Last Updated: Friday - 09/24/2010
Week of June 7, 1999
Handyman follows Jesus
Near-financial disaster led him to put his trust in the Lord
By BYRON PRICE
Special to the WCR
The business card reads, "HandyMan, residential-commercial, any size job, door specialists."
Mark Hawkins is a soft-spoken man in his 40s. On the back of his grey older model truck a sign with big white block letters says, "Jesus Works."
How does the small businessperson remain faithful to Christian truth in a world where the market is god and greed knows no bounds?
Hawkins says simply that his sign is a testimonial to Jesus: "I wanted a sign on my car, so asked the Lord, What word should I put on my car? I opened the Bible to the part where Jesus says, 'Come and follow me.'
"The sign I put on my car was, 'Follow Jesus.'" He continues: "I live by faith and my business is by faith so I figured 'Jesus Works' was appropriate for a work vehicle."
Hawkins gets lots of work and he doesn't advertise - "I'm not in the Yellow Pages." He feels strongly that the Lord will provide if one calls upon him.
Several years ago he fell 14 feet landing on his head and breaking his neck. Hawkins convalesced at home before he went back to work. He could no longer do his work effectively as an overhead mechanic because of his neck problems and separated shoulders.
The company let him go. But Hawkins was a Christian and he trusted in God's mercy and caring. He went on the street to preach the Gospel.
One man in his congregation offered him a job as a shipper and receiver. He worked there for five years. The man he worked for was a Christian man and an inspiration to Hawkins. The man gave a third of his profits to the Lord.
Then the company was sold. One condition of sale was that Hawkins would be kept on. Hawkins said he would stay a year until the new owners were well-established.
Hawkins tried to preach the word of God to the new owners but they seemed only interested in making money. After the year, Hawkins prayed to the Lord for direction. He explains, "The Lord said to me, 'I want you to quit your job.'" He asked the Lord "What am I going to do?" "The Lord said; 'No, I said quit your job.'"
So he left the company and tried to find a job everywhere. No one had a position for him. He said, "I don't understand - it's God's will. I began to pray as the Lord directed me."
Hawkins had $1,000 when he left the job, a stay-at-home wife and three children. In six weeks all the money was gone. All that was left was coins worth $30.
That was Friday. Hawkins needed gas for his car. They needed groceries. The insurance was due on Monday. He went to Scripture and read, "Don't worry about tomorrow for tomorrow will take care of itself." So he spent the $30 on gas.
Then he remembered a friend who had made money cleaning windows. So he got a squeegee and went from place to place in the industrial area of northeast Calgary cleaning windows. He made $150 that day.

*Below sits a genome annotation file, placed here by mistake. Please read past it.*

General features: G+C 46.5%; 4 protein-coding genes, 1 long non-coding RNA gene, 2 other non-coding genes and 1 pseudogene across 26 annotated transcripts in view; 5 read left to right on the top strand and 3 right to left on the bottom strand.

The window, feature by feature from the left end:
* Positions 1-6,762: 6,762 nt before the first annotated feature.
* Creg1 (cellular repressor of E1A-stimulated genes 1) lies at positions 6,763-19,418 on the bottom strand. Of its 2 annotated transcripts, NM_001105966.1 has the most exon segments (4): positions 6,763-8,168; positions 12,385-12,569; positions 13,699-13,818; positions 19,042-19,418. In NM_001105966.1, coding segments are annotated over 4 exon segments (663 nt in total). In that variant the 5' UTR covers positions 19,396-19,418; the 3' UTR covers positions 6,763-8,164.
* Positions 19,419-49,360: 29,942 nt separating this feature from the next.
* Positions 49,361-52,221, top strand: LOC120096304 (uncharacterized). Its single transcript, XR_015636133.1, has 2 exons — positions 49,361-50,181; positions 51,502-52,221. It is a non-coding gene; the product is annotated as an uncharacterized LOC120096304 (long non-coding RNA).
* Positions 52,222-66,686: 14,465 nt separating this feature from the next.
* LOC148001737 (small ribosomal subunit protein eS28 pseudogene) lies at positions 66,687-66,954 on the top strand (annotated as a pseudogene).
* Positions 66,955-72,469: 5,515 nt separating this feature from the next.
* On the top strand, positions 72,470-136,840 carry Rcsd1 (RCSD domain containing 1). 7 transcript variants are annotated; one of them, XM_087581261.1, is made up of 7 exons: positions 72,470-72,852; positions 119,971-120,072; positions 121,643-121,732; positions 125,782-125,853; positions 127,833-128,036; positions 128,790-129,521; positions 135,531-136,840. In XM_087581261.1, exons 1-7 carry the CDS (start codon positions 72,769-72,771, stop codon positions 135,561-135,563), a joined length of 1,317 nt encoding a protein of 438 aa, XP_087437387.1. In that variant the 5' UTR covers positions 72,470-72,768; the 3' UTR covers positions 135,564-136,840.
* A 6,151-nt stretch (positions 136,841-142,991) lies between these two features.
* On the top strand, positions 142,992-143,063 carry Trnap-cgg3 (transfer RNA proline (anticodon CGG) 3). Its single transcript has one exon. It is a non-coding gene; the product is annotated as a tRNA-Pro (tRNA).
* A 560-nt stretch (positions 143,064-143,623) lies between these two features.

Then he received a call from a man who needed a lot of renovations and didn't have the time to do them himself.
That was the beginning of the turnaround. Hawkins made $20,000 that year. He never borrowed a cent and all the bills were paid on time.
When he quit his job as a shipper and receiver, he had debts. There was one man to whom he had owed money for 12 years. Hawkins felt he couldn't start his own business in faith until he had paid this man back.
But when Hawkins prayed to Jesus, the answer he got was, "I never said that." Hawkins smiles and says, "He was right; he never did say that."
Then Hawkins went to the man to whom he owed money and said, "I will work for you on your house. Just give me enough to live on and apply the rest to my debt." In six weeks Hawkins had paid off his debt.
His business has grown by word of mouth. "When I don't work, I just wait and trust God." Now he earns around $50,000 net a year. He never thought that would happen. God was generous.
Hawkins tries to bring Christian values to his work as a handyman. "I have a sincere wish to serve my customers. I don't do it perfectly, but I do care about people. I also translate that care to my suppliers. I want my business to be a Christian business."
Running a Christian business does not mean you can't run it in a worldly way. Christ says we have to love people as ourselves - that means everyone you do business with. We must remember that Christ says a labourer is worth his hire.
Hawkins cautions, "Don't try to knock down a price or wages if they are fair because you hurt customers, suppliers, society and yourself. Consider other people's needs similar to your own. That's a Christian business."
Hawkins' faith is deep and he says that if he stopped his journey with the Lord, he would be back to his miserable old self of being angry and agitated.
People who are down on their luck, he says, have to trust in the Lord. "Try to be good at what you know, trust Jesus and he will take you from there."
As for what he has learned about the business world, Hawkins says, "When I'm responsible for the little things, God will give me more. I expect a just wage for my work and the people who work for me deserve the same.
"You don't have to have all the answers and be perfect to conduct a Christian business. You just have to put your faith in the Lord and he will do the rest."